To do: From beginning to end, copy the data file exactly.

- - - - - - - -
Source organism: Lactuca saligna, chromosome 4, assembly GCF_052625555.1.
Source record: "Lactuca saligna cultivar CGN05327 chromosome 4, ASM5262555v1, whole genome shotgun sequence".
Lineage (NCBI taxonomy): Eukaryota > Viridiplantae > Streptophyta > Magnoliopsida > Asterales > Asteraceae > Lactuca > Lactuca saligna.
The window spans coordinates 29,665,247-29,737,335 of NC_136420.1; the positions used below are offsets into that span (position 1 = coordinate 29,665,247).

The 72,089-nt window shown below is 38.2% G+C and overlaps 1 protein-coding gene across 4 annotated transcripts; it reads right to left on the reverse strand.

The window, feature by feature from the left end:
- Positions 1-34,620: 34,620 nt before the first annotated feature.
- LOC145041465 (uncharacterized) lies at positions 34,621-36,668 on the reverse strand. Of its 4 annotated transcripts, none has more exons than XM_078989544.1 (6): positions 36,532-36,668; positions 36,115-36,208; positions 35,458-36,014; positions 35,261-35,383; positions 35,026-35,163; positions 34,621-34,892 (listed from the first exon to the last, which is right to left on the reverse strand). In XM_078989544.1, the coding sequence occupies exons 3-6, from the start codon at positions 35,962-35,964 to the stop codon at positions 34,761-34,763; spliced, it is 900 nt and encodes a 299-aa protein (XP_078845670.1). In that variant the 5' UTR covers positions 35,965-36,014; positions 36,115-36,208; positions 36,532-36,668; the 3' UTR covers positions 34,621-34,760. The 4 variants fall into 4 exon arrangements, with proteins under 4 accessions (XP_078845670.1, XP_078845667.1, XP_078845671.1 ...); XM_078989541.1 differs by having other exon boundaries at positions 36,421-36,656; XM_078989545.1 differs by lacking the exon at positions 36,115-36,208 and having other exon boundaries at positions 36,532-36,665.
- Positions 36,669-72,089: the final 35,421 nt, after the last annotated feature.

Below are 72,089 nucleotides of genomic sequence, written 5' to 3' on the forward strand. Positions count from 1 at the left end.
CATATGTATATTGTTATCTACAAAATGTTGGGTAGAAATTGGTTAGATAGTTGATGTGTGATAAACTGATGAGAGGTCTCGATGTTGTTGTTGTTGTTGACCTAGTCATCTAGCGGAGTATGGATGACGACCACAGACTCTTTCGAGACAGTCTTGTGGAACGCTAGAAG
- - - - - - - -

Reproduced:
Source organism: Lactuca saligna, chromosome 4, assembly GCF_052625555.1.
Source record: "Lactuca saligna cultivar CGN05327 chromosome 4, ASM5262555v1, whole genome shotgun sequence".
Lineage (NCBI taxonomy): Eukaryota > Viridiplantae > Streptophyta > Magnoliopsida > Asterales > Asteraceae > Lactuca > Lactuca saligna.
The window spans coordinates 29,665,247-29,737,335 of NC_136420.1; the positions used below are offsets into that span (position 1 = coordinate 29,665,247).

The 72,089-nt window shown below is 38.2% G+C and overlaps 1 protein-coding gene across 4 annotated transcripts; it reads right to left on the reverse strand.

The window, feature by feature from the left end:
- Positions 1-34,620: 34,620 nt before the first annotated feature.
- LOC145041465 (uncharacterized) lies at positions 34,621-36,668 on the reverse strand. Of its 4 annotated transcripts, none has more exons than XM_078989544.1 (6): positions 36,532-36,668; positions 36,115-36,208; positions 35,458-36,014; positions 35,261-35,383; positions 35,026-35,163; positions 34,621-34,892 (listed from the first exon to the last, which is right to left on the reverse strand). In XM_078989544.1, the coding sequence occupies exons 3-6, from the start codon at positions 35,962-35,964 to the stop codon at positions 34,761-34,763; spliced, it is 900 nt and encodes a 299-aa protein (XP_078845670.1). In that variant the 5' UTR covers positions 35,965-36,014; positions 36,115-36,208; positions 36,532-36,668; the 3' UTR covers positions 34,621-34,760. The 4 variants fall into 4 exon arrangements, with proteins under 4 accessions (XP_078845670.1, XP_078845667.1, XP_078845671.1 ...); XM_078989541.1 differs by having other exon boundaries at positions 36,421-36,656; XM_078989545.1 differs by lacking the exon at positions 36,115-36,208 and having other exon boundaries at positions 36,532-36,665.
- Positions 36,669-72,089: the final 35,421 nt, after the last annotated feature.

Below are 72,089 nucleotides of genomic sequence, written 5' to 3' on the forward strand. Positions count from 1 at the left end.
CATATGTATATTGTTATCTACAAAATGTTGGGTAGAAATTGGTTAGATAGTTGATGTGTGATAAACTGATGAGAGGTCTCGATGTTGTTGTTGTTGTTGACCTAGTCATCTAGCGGAGTATGGATGACGACCACAGACTCTTTCGAGACAGTCTTGTGGAACGCTAGAAG